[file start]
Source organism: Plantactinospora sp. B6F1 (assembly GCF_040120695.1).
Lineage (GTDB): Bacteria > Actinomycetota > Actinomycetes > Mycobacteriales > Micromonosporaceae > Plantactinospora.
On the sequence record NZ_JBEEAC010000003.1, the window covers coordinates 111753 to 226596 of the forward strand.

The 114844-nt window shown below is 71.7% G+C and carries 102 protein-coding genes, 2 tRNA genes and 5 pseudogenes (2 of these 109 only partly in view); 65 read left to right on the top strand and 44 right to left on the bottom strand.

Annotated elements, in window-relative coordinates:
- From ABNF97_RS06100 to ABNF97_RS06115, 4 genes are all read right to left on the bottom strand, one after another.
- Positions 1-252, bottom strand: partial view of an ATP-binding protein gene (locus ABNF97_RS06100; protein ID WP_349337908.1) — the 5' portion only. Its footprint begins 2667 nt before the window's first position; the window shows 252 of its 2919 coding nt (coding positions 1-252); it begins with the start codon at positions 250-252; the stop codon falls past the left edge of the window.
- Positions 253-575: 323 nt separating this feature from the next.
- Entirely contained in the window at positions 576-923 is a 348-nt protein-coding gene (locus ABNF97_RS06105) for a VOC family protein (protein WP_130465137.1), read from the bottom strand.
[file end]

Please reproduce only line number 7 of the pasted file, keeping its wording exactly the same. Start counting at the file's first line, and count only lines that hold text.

- Positions 1-252, bottom strand: partial view of an ATP-binding protein gene (locus ABNF97_RS06100; protein ID WP_349337908.1) — the 5' portion only. Its footprint begins 2667 nt before the window's first position; the window shows 252 of its 2919 coding nt (coding positions 1-252); it begins with the start codon at positions 250-252; the stop codon falls past the left edge of the window.